I learned this method from a SPIE Proceeding article, they used the twice HSV transformation for shadow detection. In their paper, the method was stated as following:
Firstly, the color model of the image is transformed from RGB to HSV,
and the three components of the HSV model are normalized to 0 to 255,
then the image is transformed from RGB to HSV once again. Thirdly, the
image is turned into a gray image from a color image, only the gray
value of the red component is used. Fourthly, the OTSU thresholding
method is used to produce a threshold by which the image is converted
to a binary image. Since the gray value of the shadow area is usually
smaller than those areas which are not covered by shadow, the
objective is pixels whose gray value is below the threshold, and
background is pixels whose gray value is beyond the threshold.
The second and third statements absolutely don't make any sense whatsoever. Even the pipeline is rather suspicious. However, after re-reading that statement probably a dozen times, here is what I came up with. Apologies for any errors in understanding.
Let's start with the second point:
Firstly, the color model of the image is transformed from RGB to HSV, and the three components of the HSV model are normalized to 0 to 255, then the image is transformed from RGB to HSV once again
You're well aware that transforming an image from RGB to HSV results in another three channel output. Depending on which platform you're using, you'll either get 0-360 or 0-1 for the first channel or Hue, 0-100 or 0-255 for the second channel or Saturation, and 0-100 or 0-255 for the third channel or Value. Each channel may be unequal in magnitude when comparing with the other channels, and so these channels are normalized to the 0-255 range independently. Specifically, this means that the Hue, Saturation and Value components all get normalized so that they all span from 0-255.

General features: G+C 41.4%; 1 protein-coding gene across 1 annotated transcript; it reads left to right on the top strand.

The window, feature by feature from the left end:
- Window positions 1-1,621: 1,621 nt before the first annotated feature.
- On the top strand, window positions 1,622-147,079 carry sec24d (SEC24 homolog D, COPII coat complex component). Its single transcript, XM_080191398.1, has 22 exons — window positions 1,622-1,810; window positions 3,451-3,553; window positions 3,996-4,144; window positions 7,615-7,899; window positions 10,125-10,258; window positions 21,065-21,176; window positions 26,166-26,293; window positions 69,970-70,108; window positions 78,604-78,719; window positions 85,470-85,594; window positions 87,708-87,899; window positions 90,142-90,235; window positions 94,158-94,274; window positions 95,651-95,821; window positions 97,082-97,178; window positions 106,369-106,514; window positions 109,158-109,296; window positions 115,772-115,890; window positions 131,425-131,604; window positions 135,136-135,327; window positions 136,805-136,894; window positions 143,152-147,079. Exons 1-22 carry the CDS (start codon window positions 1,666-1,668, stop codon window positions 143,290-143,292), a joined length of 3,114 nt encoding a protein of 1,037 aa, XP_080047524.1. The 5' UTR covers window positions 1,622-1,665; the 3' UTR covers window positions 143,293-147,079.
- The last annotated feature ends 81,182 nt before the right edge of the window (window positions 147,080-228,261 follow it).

Once we do this, we now have a HSV image where each channel ranges from 0-255. My guess is they call this new image a RGB image because the channels all span from 0-255, just like any 8-bit RGB image would. This also makes sense because when you're transforming an image from RGB to HSV, the dynamic range of the channels all span from 0-255, so my guess is that they normalize all of the channels in the first HSV result to make it suitable for the next step.
Once they normalize the channels after doing HSV conversion as per above, they do another HSV conversion on this new result. The reasons why they would do this a second time are beyond me and don't make any sense, but that's what I gathered from the above description, and that's what they probably mean by "twice HSV transformation" - To transform the original RGB image to HSV once, normalize that result so all channels span from 0-255, then re-apply the HSV conversion again to this intermediate result.
Let's go to the third point:
Thirdly, the image is turned into a gray image from a color image, only the gray value of the red component is used.
The output after you transform the HSV image a second time, the final result is simply taking the first channel which is inherently a grayscale image and is the "red" channel. Coincidentally, this also corresponds to the Hue after you do a HSV conversion. I'm not quite sure what properties the Hue channel holds after converting the image using HSV twice, but maybe it worked for this particular method.
I decided to give this a whirl and see if this really works. Here's an example image of a shadow I found online:
The basic pipeline is to take an image, convert it into HSV, renormalize the image so that the values are 0-255 again, do another HSV conversion, then do an adaptive threshold via Otsu. We threshold below the optimal value to segment out the shadows.
I'm going to use OpenCV Python, as I don't have the C++ libraries set up on my computer here. In OpenCV, when converting an image to HSV, if the image is unsigned 8-bit RGB, the Saturation and Value components are automatically scaled to [0-255], but the Hue component is scaled to [0-179] in order to fit the Hue (which is originally [0-360)) into the data type. As such, I scaled each value by (255/179) so that the Hue gets normalized to [0-255]. Here's the code I wrote:
import numpy as np # Import relevant libraries import cv2 # Read in image img = cv2.imread('shadow.jpg') # Convert to HSV hsv1 = cv2.cvtColor(img, cv2.COLOR_BGR2HSV) # Renormalize Hue channel to 0-255 hsv1[:,:,0] = ((255.0/179.0)*hsv1[:,:,0]).astype('uint8') # Convert to HSV again # Remember, channels are now RGB hsv2 = cv2.cvtColor(hsv1, cv2.COLOR_RGB2HSV) # Extract out the "red" channel red = hsv2[:,:,0] # Perform Otsu thresholding and INVERT the image # Anything larger than threshold is white, anything greater is black _,out = cv2.threshold(red, 0, 255, cv2.THRESH_BINARY_INV+cv2.THRESH_OTSU) # Show the image - shadow mask cv2.imshow('Output', out) cv2.waitKey(0) cv2.destroyAllWindows()
This is the output I get:
Hmm.... well there are obviously some noisy pixels, but I guess it does work.... kinda!